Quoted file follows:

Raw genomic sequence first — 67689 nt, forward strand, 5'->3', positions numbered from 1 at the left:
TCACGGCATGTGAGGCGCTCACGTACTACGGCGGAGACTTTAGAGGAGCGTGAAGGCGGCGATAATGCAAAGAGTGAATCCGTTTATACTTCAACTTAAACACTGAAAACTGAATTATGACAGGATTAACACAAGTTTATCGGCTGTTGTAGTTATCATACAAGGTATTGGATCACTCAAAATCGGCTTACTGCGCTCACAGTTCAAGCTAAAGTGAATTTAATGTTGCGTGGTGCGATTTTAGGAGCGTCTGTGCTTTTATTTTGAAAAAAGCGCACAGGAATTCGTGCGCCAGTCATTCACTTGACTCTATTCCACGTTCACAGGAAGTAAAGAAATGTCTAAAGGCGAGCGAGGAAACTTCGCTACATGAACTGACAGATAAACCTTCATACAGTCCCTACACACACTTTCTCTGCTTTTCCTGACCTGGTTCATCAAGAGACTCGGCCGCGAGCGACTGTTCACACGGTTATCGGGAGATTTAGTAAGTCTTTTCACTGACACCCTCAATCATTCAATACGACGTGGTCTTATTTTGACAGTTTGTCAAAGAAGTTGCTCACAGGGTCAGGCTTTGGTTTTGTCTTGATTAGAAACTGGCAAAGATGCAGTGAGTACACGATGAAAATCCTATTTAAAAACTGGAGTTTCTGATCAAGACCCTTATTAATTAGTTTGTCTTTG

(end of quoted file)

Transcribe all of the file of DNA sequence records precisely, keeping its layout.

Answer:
Raw genomic sequence first — 67689 nt, forward strand, 5'->3', positions numbered from 1 at the left:
TCACGGCATGTGAGGCGCTCACGTACTACGGCGGAGACTTTAGAGGAGCGTGAAGGCGGCGATAATGCAAAGAGTGAATCCGTTTATACTTCAACTTAAACACTGAAAACTGAATTATGACAGGATTAACACAAGTTTATCGGCTGTTGTAGTTATCATACAAGGTATTGGATCACTCAAAATCGGCTTACTGCGCTCACAGTTCAAGCTAAAGTGAATTTAATGTTGCGTGGTGCGATTTTAGGAGCGTCTGTGCTTTTATTTTGAAAAAAGCGCACAGGAATTCGTGCGCCAGTCATTCACTTGACTCTATTCCACGTTCACAGGAAGTAAAGAAATGTCTAAAGGCGAGCGAGGAAACTTCGCTACATGAACTGACAGATAAACCTTCATACAGTCCCTACACACACTTTCTCTGCTTTTCCTGACCTGGTTCATCAAGAGACTCGGCCGCGAGCGACTGTTCACACGGTTATCGGGAGATTTAGTAAGTCTTTTCACTGACACCCTCAATCATTCAATACGACGTGGTCTTATTTTGACAGTTTGTCAAAGAAGTTGCTCACAGGGTCAGGCTTTGGTTTTGTCTTGATTAGAAACTGGCAAAGATGCAGTGAGTACACGATGAAAATCCTATTTAAAAACTGGAGTTTCTGATCAAGACCCTTATTAATTAGTTTGTCTTTG